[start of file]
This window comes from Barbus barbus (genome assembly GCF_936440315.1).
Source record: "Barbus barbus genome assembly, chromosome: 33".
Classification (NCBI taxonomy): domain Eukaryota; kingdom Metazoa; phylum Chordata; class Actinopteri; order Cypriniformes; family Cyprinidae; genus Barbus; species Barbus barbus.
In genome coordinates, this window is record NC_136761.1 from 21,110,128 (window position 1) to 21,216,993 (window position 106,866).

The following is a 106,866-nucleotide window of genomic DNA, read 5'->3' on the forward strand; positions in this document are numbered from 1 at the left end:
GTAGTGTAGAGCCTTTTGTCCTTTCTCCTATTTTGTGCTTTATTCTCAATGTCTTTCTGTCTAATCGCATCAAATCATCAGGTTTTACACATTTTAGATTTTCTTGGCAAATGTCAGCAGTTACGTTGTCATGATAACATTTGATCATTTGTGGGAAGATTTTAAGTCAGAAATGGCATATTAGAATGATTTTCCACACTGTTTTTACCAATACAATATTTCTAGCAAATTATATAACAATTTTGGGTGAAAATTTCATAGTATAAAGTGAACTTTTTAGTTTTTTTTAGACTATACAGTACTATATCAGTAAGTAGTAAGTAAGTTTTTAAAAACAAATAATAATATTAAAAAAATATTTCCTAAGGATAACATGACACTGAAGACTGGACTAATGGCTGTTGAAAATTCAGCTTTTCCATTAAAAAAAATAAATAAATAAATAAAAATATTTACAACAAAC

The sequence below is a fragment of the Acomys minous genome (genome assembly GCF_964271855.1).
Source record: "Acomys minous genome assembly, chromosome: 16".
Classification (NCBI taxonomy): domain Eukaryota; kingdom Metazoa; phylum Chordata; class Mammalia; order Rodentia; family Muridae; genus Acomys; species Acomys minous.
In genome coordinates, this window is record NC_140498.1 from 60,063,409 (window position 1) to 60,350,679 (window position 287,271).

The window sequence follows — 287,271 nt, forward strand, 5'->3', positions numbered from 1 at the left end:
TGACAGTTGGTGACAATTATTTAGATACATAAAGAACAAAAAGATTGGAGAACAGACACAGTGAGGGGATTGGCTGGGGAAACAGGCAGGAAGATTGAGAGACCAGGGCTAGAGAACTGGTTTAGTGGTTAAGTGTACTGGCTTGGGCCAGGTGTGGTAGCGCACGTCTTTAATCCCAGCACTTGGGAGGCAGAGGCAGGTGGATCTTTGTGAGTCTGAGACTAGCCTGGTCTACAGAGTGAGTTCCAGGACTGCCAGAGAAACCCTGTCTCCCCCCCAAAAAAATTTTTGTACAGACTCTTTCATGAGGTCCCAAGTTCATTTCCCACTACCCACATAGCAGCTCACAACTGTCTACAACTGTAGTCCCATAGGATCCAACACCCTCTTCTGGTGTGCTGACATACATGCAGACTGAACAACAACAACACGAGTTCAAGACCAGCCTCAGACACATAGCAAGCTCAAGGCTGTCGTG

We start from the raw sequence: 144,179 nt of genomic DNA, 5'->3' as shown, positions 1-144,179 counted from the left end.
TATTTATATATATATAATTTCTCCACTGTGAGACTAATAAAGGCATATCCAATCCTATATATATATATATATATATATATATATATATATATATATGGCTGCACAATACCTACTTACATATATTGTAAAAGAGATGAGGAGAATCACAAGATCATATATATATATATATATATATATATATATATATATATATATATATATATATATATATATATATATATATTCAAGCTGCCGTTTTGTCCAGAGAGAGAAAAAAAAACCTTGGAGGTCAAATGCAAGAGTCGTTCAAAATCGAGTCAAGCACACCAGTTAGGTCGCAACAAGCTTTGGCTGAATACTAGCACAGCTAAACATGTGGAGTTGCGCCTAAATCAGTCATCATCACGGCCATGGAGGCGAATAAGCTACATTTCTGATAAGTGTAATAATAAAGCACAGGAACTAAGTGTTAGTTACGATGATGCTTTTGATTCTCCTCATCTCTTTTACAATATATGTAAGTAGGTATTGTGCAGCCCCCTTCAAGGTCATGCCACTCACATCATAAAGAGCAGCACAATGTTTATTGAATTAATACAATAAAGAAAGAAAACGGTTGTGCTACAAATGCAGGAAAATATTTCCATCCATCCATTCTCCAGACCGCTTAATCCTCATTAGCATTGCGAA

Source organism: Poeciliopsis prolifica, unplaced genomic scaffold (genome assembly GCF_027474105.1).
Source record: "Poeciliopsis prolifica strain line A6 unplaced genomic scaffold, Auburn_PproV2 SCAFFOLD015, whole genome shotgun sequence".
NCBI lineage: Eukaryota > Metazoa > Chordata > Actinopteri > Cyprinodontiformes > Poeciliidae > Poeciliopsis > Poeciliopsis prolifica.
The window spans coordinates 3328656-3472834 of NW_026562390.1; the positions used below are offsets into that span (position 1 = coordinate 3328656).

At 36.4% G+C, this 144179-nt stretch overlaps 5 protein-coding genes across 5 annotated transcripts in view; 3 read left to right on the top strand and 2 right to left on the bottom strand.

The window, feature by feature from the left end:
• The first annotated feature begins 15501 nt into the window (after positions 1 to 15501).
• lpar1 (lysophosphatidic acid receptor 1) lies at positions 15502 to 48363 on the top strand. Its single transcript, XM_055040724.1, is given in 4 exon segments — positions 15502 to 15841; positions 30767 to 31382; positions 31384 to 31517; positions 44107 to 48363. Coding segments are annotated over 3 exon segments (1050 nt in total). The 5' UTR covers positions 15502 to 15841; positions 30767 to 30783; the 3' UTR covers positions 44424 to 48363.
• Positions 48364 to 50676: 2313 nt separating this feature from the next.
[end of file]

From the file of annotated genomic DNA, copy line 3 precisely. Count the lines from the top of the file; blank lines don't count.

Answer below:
Classification (NCBI taxonomy): domain Eukaryota; kingdom Metazoa; phylum Chordata; class Actinopteri; order Cypriniformes; family Cyprinidae; genus Barbus; species Barbus barbus.